Marketing the Rainbow

Pride 2018: Hema wedding
Everyone should be able to celebrate love and turn it into a commitment. In many European countries this was not yet possible in 2018. Hema thought that theme was worthy of attention. That is why they organized the Hema wedding during Pride Week. At their invitation, three European couples, who could not marry in their own country, got into the Hema marriage boat, such as George and George from Romania. The couples were selected in collaboration with the COC. A church in Amsterdam was the setting for the wedding ceremony - and that was a pity, because marriage is a civil affair, and it should be for many people. There are still (too) many denominations and religions that do not want to participate in this: sin, haram and so on.

In addition to organizing the weddings, Hema also sold festive rainbow tompouces during the Pride week of 2018. These were for sale in all Amsterdam Hema stores with a pastry department and could be ordered online throughout the country. The proceeds from each tompouce went to the COC.

The post about this on IG generated almost 8,000 hearts, while the average is around 1,000.

The formerly "Hollandsche Eenheidstarieven Maatschappij Amsterdam" (= HEMA, meaning Dutch Uniform Prices Company Amsterdam) is a Dutch chain of department stores, with nearly 800 branches in six countries. The company was founded in 1926 by Leo Meyer and Arthur Isaac, directors-general of Magazijn De Bijenkorf. In addition to the Netherlands (546), there are branches in Belgium (100), Luxembourg (4), Germany (18), France (72) and Austria (7). The adventures in Spain, the UK, Mexico and the United Arab Emirates are over.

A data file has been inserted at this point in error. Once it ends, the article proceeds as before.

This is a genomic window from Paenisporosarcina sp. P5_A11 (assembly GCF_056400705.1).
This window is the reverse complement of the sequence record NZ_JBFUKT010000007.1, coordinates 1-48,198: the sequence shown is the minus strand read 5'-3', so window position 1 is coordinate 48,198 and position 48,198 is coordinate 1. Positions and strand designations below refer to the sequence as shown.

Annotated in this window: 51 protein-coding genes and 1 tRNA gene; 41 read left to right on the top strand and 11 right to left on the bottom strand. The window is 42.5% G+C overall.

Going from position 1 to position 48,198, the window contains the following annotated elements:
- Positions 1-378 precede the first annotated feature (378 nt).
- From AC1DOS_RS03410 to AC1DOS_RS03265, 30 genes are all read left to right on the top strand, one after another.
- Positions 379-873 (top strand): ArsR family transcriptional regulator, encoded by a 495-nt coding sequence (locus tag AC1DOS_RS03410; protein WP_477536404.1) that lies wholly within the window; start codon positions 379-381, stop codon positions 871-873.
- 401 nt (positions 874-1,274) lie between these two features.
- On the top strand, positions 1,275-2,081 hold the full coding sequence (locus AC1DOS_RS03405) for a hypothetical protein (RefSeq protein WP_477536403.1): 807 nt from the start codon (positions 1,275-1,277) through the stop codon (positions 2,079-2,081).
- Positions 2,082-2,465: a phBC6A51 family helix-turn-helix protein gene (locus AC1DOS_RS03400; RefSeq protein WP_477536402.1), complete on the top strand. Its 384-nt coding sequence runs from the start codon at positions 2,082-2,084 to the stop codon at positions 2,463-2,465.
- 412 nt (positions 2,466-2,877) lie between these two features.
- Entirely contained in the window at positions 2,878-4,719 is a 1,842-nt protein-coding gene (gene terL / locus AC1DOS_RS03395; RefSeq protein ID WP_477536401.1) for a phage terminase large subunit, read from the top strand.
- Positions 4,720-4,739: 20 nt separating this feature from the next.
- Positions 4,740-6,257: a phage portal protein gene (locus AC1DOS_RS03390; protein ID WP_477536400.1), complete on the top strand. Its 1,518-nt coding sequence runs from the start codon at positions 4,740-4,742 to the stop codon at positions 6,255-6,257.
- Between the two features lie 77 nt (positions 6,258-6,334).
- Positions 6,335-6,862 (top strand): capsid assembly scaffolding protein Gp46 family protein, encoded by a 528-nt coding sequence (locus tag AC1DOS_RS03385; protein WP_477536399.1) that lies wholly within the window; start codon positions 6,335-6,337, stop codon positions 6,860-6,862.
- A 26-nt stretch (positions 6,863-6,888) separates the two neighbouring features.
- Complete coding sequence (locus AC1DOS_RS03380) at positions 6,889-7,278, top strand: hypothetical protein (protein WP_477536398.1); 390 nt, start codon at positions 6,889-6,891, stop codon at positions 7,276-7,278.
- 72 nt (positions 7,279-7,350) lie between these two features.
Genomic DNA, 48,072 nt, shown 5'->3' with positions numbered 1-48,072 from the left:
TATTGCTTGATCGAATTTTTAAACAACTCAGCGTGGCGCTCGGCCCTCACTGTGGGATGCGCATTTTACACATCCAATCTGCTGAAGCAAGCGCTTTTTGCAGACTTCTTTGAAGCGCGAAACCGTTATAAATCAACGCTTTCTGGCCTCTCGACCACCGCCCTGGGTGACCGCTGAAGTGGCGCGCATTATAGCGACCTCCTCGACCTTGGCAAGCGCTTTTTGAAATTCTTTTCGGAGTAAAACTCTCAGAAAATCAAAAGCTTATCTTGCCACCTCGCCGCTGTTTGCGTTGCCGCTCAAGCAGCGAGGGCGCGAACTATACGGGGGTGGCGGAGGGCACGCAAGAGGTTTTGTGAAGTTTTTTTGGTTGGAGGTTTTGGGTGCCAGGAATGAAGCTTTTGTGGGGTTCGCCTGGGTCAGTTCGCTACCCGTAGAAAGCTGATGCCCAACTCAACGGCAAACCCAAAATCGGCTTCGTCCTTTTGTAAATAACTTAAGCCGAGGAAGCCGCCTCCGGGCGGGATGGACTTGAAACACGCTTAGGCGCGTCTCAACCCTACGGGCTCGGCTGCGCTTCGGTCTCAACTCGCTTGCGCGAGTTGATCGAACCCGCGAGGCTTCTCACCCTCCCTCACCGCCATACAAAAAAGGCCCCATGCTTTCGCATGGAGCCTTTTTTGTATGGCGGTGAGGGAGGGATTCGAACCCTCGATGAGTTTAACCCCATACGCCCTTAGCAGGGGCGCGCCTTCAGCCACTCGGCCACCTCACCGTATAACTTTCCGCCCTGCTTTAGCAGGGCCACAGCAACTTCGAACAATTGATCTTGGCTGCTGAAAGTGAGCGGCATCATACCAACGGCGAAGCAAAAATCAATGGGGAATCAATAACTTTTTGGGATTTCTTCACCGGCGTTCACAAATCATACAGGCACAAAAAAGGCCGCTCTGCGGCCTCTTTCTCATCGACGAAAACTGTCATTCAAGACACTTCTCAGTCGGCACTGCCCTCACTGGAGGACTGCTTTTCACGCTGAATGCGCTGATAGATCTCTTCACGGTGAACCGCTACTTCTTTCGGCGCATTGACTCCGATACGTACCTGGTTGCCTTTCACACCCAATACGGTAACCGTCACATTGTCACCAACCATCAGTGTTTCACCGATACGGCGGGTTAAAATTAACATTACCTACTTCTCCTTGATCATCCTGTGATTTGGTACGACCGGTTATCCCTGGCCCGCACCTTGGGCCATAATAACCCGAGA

About 250 of the stores are operated by franchisees, making Hema one of the largest franchisors in the Netherlands. In 2016, the company had approximately 11,000 employees. The department store is characterized by a range of products for daily use and an assortment that is almost entirely specially produced for Hema.

Until July 2007, Hema was part of Maxeda (which also included Vroom & Dreesmann, Praxis and De Bijenkorf) - owned by KKR - but was then sold to the British investment company Lion Capital. In 2018, Ramphastos Investments took over the company. In June of 2020, Hema was unable to pay a debt, as a result of which the company fell into the hands of creditors. At the end of 2020, the 50/50 acquisition by Mississippi Ventures and Parcom was completed. 

Corporate policy
The website says: 'Hema is for everyone. And we believe that you are most beautiful when you can be yourself. Whatever version of yourself that is. Pride is a great asset at Hema, both externally and internally. That means that we don't just hoist the flag and launch great marketing campaigns.' Look, that's a good start!

Hema has been actively promoting certain topics during Pride Week for a number of years now. They do this in collaboration with and in support of the GSAs (Gender and Sexuality Alliance) of the COC. For example, they sponsor part of the Purple Friday packages that schools can request. Incidentally, they also donate to KWF/Pink Ribbon, for example, so their CSR is broader in that respect.

Internally, since 2020, they have had special birth leave for all Hema employees who welcome a child into the family thanks to, for example, a surrogate mother or adoption. They will receive four extra weeks of leave on top of the existing (adoption) leave, which is 6 weeks.

Hema is also part of the network organization Amsterdam Divers & Inclusive and the Hema recruitment team receives training in 'selecting without prejudice' from the College van de Mensenrechten (Human Rights Board).


The beginning: the man in the bra